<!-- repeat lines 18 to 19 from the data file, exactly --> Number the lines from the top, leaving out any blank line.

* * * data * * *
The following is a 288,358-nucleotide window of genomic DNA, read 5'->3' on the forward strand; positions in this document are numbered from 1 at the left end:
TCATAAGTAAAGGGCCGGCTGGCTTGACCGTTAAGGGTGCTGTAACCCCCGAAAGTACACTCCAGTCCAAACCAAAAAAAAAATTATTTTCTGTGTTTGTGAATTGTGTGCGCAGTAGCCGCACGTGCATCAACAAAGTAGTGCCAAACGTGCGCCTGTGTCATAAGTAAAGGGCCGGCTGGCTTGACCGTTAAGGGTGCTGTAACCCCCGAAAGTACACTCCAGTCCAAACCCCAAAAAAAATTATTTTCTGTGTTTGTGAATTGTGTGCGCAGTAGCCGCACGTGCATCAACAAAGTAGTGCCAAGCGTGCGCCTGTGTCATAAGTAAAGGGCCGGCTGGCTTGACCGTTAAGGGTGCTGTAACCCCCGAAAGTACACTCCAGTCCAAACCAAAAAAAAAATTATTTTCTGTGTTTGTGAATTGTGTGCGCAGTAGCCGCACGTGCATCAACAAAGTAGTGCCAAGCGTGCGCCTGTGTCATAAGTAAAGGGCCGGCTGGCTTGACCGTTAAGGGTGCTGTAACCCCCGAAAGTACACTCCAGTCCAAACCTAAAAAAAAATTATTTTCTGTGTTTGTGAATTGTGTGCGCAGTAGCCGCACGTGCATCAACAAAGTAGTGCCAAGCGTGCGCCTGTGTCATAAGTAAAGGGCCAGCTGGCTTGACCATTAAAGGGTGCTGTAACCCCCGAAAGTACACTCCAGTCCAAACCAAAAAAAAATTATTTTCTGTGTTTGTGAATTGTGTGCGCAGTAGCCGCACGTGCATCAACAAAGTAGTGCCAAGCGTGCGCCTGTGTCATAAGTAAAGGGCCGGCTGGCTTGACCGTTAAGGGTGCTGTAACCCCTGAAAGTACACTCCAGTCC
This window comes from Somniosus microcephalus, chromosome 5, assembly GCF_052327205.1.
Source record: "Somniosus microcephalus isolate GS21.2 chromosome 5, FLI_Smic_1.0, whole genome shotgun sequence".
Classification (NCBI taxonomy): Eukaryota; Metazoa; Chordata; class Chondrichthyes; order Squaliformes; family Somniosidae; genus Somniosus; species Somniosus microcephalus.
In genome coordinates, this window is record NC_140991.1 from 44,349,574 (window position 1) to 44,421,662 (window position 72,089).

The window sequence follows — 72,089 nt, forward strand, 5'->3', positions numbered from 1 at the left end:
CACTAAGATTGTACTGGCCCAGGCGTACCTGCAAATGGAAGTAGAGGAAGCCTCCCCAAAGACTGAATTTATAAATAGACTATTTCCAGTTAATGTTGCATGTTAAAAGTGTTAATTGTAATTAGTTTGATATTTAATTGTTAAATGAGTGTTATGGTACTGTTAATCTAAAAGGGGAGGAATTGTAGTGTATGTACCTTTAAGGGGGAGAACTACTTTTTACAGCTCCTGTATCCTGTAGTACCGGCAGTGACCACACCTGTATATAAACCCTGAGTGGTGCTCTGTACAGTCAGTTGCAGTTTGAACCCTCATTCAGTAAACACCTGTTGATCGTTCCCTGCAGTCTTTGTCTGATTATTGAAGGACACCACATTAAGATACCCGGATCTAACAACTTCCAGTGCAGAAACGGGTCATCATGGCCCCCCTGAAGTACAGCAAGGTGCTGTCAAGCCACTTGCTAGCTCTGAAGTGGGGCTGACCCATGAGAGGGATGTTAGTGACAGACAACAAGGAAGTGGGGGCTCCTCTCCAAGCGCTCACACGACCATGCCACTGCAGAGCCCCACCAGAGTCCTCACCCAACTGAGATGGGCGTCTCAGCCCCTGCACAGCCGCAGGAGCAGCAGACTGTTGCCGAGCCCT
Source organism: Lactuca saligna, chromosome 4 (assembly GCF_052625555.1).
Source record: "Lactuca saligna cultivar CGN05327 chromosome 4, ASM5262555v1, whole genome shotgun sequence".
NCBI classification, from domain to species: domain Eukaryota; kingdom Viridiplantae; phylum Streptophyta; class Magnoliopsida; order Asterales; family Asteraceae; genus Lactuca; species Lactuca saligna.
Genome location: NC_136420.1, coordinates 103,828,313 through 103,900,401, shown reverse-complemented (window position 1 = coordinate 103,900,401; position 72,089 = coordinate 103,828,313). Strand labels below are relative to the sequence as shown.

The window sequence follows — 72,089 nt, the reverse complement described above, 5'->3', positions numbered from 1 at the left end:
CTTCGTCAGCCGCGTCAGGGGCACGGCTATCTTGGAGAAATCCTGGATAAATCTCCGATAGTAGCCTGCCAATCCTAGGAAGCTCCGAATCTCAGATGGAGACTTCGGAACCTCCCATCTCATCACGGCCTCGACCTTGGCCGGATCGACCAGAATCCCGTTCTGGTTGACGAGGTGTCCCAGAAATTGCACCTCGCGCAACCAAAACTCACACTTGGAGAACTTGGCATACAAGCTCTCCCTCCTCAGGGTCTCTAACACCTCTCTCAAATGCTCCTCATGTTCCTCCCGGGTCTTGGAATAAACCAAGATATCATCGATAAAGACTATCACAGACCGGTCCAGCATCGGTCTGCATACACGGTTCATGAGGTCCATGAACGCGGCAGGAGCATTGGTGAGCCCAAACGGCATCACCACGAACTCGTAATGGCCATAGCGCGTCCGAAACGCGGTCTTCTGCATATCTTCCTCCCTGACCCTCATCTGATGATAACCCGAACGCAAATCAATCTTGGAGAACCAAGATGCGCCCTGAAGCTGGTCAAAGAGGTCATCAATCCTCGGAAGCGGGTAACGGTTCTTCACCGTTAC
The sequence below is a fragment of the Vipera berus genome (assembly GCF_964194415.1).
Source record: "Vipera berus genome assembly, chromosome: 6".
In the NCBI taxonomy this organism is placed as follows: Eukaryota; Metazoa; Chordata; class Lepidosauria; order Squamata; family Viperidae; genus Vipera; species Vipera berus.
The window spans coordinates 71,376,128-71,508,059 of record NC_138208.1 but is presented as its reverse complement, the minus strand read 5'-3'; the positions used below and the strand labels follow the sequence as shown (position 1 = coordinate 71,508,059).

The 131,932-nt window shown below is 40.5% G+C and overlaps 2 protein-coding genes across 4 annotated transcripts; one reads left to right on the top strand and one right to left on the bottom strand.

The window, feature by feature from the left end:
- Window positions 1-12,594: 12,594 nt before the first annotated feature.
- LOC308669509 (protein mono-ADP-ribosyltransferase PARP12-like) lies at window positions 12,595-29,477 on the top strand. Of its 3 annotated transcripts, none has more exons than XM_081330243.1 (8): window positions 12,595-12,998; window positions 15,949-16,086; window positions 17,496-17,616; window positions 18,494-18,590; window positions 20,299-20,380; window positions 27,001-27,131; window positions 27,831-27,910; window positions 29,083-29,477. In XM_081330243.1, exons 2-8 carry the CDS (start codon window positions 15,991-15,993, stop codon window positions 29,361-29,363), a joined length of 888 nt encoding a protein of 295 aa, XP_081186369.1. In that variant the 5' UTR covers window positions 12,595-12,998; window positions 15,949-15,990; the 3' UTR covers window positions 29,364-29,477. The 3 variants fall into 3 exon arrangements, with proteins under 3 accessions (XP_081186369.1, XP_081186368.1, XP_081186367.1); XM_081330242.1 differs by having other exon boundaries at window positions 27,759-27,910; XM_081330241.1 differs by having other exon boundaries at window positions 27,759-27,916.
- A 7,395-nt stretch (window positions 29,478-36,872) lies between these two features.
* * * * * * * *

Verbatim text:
The window spans coordinates 71,376,128-71,508,059 of record NC_138208.1 but is presented as its reverse complement, the minus strand read 5'-3'; the positions used below and the strand labels follow the sequence as shown (position 1 = coordinate 71,508,059).

The 131,932-nt window shown below is 40.5% G+C and overlaps 2 protein-coding genes across 4 annotated transcripts; one reads left to right on the top strand and one right to left on the bottom strand.